top
International
International
Indybay
Indybay
Santa Cruz
Santa Cruz
Indybay
Regions
Indybay Regions North Coast Central Valley North Bay East Bay South Bay San Francisco Peninsula Santa Cruz IMC - Independent Media Center for the Monterey Bay Area North Coast Central Valley North Bay East Bay South Bay San Francisco Peninsula Santa Cruz IMC - Independent Media Center for the Monterey Bay Area California United States International Americas Haiti Iraq Palestine Afghanistan
Topics
Newswire
Calendar
Features
From the Open-Publishing Calendar
From the Open-Publishing Newswire
Indybay Feature
Billionaires Cut: Autopilot to Extinction
by Jill
Monday Apr 19th, 2021 4:49 AM
“A few ultra-wealthy individuals are making decisions about the future of the planet with little accountability or transparency,” according to Matthew Nisbet, a professor of communication and public policy at Northeastern University in Boston.
A glimpse of what the planet would most likely look like, soon!
The future of life and planet Earth: Autopilot to extinction

Two men were incinerated to death after fiery crash in Tesla Model S.

https://twitter.com/MattKHOU/status/1383821809053683721

Authorities said they used 32,000 gallons of water [about 121 metric tonnes] to extinguish the flames because the vehicle’s batteries kept reigniting. At one point, Herman said, deputies had to call Tesla to ask them how to put out the fire in the battery. https://www.click2houston.com/news/local/2021/04/18/2-men-dead-after-fiery-tesla-crash-in-spring-officials-say/

WEALTH SURGE: 2,755 billionaires — 660 more than a year ago!! (Forbes)

“… rapid-fire public offerings, surging cryptocurrencies and skyrocketing stock prices . The number of billionaires on Forbes’ 35th annual list of the world’s wealthiest exploded to an unprecedented 2,755–660 more than a year ago. Of those, a record high 493 were new to the list–roughly one every 17 hours, including 210 from China and Hong Kong. Another 250 who’d fallen off in the past came roaring back. A staggering 86% are richer than a year ago.

“Jeff Bezos is the world’s richest for the fourth year running, worth $177 billion, while Elon Musk rocketed into the number two spot with $151 billion, as Tesla and Amazon shares surged.”

$5 Trillion Richer!!!

“Altogether these billionaires are worth $13.1 trillion, up from $8 trillion in 2020. The U.S. still has the most, with 724, followed by China (including Hong Kong and Macao) with 698. We used stock prices and exchange rates from March 5 to calculate net worths. See below for the full list of the world’s billionaires and our methodology.”

“A new billionaire was minted every 17 hours on average over the past year. Altogether, the world’s wealthiest are $5 trillion richer than a year ago.

“The number of billionaires on Forbes’ 35th annual list of the world’s wealthiest exploded to an unprecedented 2,755–660 more than a year ago.

“… these billionaires are worth $13.1 trillion, up from $8 trillion in 2020. The U.S. still has the most, with 724, followed by China (including Hong Kong and Macao) with 698.” https://www.forbes.com/billionaires/

Billionaires Are the Leading Cause of Climate Change
https://www.gq.com/story/billionaires-climate-change

“As the world faces environmental disaster on a biblical scale, it’s important to remember exactly who brought us here.

“[In 2018,] the United Nations released a damning report. The short version: We have about 12 years to actually do something to prevent the worst aspects of climate change. That is, not to prevent climate change—we’re well past that point—but to prevent the worst, most catastrophic elements of it from wreaking havoc on the world’s population. To do that, the governments of Earth need to look seriously at the forces driving it. And an honest assessment of how we got here lays the blame squarely at the feet of the 1 percent.

“Contrary to a lot of guilt-tripping pleas for us all to take the bus more often to save the world, your individual choices are probably doing very little to the world’s climate. The real impact comes on the industrial level, as more than 70 percent of global emissions come from just 100 companies. So you, a random American consumer, exert very little pressure here. The people who are actively cranking up the global thermostat and threatening to drown 20 percent of the global population are the billionaires in the boardrooms of these companies.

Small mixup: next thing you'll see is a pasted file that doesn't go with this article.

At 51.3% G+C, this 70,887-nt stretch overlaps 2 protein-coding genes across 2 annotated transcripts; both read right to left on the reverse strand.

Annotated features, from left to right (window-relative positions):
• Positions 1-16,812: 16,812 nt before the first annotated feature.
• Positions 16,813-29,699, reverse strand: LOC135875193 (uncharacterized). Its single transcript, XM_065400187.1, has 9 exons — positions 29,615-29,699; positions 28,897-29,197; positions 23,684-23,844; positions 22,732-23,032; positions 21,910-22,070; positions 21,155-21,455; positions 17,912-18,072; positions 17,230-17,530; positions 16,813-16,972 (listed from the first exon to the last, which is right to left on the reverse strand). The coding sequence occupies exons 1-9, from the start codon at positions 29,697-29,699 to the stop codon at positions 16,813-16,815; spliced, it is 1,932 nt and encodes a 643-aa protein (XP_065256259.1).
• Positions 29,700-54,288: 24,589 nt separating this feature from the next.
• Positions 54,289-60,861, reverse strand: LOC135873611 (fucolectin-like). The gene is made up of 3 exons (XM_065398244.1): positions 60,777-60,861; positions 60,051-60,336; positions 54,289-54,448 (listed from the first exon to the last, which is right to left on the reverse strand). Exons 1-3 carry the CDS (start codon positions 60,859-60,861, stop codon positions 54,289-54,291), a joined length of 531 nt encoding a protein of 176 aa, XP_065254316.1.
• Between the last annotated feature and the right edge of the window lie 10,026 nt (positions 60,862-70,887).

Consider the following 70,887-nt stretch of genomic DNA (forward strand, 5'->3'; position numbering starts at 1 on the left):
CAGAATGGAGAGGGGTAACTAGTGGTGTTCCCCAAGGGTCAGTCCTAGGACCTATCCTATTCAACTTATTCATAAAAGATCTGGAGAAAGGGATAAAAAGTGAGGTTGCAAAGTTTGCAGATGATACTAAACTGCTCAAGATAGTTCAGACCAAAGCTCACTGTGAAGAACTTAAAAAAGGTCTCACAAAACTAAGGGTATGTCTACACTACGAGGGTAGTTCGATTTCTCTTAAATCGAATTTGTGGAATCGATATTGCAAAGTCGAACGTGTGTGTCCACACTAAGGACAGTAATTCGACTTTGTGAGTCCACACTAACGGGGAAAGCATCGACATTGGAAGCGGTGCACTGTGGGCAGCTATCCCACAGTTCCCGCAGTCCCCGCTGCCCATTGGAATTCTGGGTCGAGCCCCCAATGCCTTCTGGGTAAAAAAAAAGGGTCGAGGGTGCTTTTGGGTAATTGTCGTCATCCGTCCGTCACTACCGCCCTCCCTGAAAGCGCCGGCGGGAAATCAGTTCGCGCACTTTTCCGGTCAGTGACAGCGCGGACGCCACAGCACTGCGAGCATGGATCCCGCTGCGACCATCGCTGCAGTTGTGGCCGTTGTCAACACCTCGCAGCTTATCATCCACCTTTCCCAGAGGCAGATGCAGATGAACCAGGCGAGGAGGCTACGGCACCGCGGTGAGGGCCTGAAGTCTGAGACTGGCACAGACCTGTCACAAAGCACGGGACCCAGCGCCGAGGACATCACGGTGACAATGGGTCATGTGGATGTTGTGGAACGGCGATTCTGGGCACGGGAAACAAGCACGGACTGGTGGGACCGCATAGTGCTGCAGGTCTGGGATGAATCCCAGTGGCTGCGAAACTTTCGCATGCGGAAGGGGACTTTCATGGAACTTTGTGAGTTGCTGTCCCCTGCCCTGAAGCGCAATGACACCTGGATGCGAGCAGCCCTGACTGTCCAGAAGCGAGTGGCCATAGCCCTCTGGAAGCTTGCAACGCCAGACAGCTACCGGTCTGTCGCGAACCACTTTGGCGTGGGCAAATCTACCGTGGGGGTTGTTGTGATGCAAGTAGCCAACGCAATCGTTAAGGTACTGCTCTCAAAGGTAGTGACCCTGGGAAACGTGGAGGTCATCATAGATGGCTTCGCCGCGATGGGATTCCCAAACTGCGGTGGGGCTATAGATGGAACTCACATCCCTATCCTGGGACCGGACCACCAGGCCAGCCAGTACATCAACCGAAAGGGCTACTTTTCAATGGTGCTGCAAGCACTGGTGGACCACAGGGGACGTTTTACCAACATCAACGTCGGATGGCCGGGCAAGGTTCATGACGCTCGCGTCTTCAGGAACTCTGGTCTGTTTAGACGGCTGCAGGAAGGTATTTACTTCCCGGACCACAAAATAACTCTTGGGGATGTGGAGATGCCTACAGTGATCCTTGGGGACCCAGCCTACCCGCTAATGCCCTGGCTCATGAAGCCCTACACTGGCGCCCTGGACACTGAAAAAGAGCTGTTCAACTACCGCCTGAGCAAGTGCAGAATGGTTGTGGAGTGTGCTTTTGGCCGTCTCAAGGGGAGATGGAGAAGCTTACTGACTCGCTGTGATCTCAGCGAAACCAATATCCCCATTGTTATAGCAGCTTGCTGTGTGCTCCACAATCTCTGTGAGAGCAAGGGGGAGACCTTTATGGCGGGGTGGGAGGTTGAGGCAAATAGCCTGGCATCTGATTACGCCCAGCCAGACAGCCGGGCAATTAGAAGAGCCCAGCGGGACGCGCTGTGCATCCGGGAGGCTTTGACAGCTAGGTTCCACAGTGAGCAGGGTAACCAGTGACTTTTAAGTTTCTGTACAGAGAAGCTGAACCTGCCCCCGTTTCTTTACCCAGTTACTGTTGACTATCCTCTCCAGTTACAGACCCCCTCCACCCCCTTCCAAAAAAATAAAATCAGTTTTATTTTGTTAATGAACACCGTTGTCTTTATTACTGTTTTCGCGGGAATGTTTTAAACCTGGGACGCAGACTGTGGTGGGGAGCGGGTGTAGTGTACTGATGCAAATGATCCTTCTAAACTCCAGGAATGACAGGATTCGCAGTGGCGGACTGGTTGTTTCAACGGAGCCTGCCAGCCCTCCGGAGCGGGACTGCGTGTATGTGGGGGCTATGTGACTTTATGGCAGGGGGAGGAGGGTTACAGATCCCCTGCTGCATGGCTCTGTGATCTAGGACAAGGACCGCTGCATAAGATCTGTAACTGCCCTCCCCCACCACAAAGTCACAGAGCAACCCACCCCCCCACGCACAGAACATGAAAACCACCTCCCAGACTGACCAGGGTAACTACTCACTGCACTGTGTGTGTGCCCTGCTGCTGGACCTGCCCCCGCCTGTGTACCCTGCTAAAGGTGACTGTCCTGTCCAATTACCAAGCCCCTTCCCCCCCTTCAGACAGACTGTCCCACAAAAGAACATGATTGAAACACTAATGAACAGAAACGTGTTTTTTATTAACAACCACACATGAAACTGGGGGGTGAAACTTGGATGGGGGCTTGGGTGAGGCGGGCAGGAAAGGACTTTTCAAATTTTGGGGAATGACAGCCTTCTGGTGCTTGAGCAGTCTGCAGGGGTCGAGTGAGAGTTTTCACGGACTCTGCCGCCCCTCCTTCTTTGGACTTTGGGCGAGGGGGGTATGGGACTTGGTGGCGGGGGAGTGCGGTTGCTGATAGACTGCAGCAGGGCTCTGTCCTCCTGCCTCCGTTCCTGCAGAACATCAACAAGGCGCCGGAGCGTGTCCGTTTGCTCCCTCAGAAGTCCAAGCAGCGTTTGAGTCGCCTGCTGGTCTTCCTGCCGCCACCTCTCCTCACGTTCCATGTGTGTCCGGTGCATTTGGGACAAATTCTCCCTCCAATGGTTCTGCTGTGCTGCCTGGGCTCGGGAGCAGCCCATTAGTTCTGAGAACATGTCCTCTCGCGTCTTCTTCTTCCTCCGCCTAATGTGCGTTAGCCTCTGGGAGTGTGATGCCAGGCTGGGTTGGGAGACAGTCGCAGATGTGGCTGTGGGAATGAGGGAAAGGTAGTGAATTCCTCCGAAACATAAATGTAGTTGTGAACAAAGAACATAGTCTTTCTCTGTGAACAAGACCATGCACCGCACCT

“There are probably no individuals who have had a more toxic impact on public and political attitudes about climate change than the Koch brothers [the only surviving one of the Four Horsemen is Charles de Ganahl Koch, aged 85] and it would take an absurd amount of space to document all the money and organizations they’ve scraped together for that purpose. (Investigative reporter Jane Mayer’s groundbreaking Dark Money does basically that.) And they have every reason to: In her book, Mayer notes that “Koch Industries alone routinely released some 24 million tons of carbon dioxide into the atmosphere a year.”

“But the scope goes far beyond merely sowing dissent and skepticism. While billionaires and the companies they run have spent years insisting that climate change either doesn’t exist or is overblown, they’ve known the reality of the situation for a long time. PayPal cofounder Peter Thiel, for example, used to donate to the Seasteading Institute, which aimed to build floating cities in order to counteract rising sea levels. And Exxon Mobil allegedly knew about climate change in 1977, back when it was still just Exxon and about 11 years before climate change became widely talked about. Instead of acting on it, they started a decades-long misinformation campaign. According to Scientific American, Exxon helped create the Global Climate Coalition, which questioned the scientific basis for concern over climate change from the late ’80s until 2002, and successfully worked to keep the U.S. from signing the Kyoto Protocol, a move that helped cause India and China, two other massive sources of greenhouse gas, to avoid signing.”

“Even today, after literally decades of radical libertarian billionaires fostering disbelief in climate change and skepticism about the government, three out of five Americans believe climate change affects their local community. That number climbs to two-thirds on the coasts. […] If popular support actually influenced public policy, there would have been more decisive action from the U.S. government years ago. But the fossil-fuel industry’s interests are too well-insulated by the mountains of cash that have been converted into lobbyists, industry-shilling Republicans and Democrats, and misinformation. To them, the rest of the world is just kindling.”